SHSI is connected with the other societies based in London, France, Czech, Hungry, US and Canada and there is a regular exchange of discussions, material, photographs and articles with them.

Holmes was portrayed using cocaine and morphine. The members were unanimously stated that All the members spoken to were unanimous in their opinion that one, it was legal during the 19th Century and two he indulged in it only when he was inactive. Sumal says, “It was more psychological than physiological,” with Jayantika chipping that “Holmes used these to get over the boredom when there was no case and he never them when he was professionally busy.” Satyajit remarks that this showed that the character with such a brilliant mind was after all human. in weakness.

The founder summarised the devotion of the fans thus, “We do celebrate Sir Arthur Conan Doyle but officially we believe that Holmes was a living character, Dr. Watson the chronicler of his adventures and Sir Arthur merely a literary agent.”

(The web link:

Lodged in Memory

The e-magazine “Proceedings of the Pondicherry Lodge” was launched with the objective of encouraging Indian scholarship on Sherlock Holmes. “The periodicity was pegged at two in a year since we could not get enough articles and contributions for either the monthly or quarterly version,” says Sumal. adding “though we get enough contributions, short stories, photos, sketches, drawings, poems, riddles, etc in six months.” The present Volume 2 issue one dated June 1, 2014 has 89 pages.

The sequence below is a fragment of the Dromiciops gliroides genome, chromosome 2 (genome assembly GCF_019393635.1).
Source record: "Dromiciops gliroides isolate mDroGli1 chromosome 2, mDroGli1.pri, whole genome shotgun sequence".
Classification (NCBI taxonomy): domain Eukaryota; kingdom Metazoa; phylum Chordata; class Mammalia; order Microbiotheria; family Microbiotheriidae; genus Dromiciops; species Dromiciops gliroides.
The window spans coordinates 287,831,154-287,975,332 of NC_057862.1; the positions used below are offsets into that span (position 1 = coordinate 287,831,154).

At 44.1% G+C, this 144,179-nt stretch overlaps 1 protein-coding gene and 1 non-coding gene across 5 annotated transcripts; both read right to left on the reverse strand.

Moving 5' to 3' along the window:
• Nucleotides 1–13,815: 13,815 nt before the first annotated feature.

Jayantika Ganguly, a corporate lawyer based in Kolkata is the editor who joined SHSI on February 2013. “I was hooked on to Holmes after reading ‘The Adventure of Blue Carbuncle’ and within a week I read all the works in an illustrated book,” she said. When asked about her editorial responsibilities, she answered in a humorous vein, “nag people for articles and contributions”. Jokes aside, she compiles the contributions, short stories, photos, sketches, drawings, riddles, etc and does a fair amount of editing, with help from Sumal and some other members. A number of contributions are taken from other fraternal societies. “Sumal is in touch with the Canadian, Swedish, Italian organisations while I interact with the Czech, Hungarian, UK and US societies,” remarked the editor.

Jayantika has written “The Holmes Sutra” on the occasion of 160th birthday of the detective and it is a compilation of 160 aphorisms giving glimpses of memorable moments of investigations and stories. , some original, some canonical, some based on various print and media adaptations. The second part of the book has Holmes Mania Quotient which defines one’s addiction to Holmes.

She looks forward to attending the Delhi meet and has created a calendar to commemorate the event.

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Printable version | Oct 20, 2021 5:08:31 AM |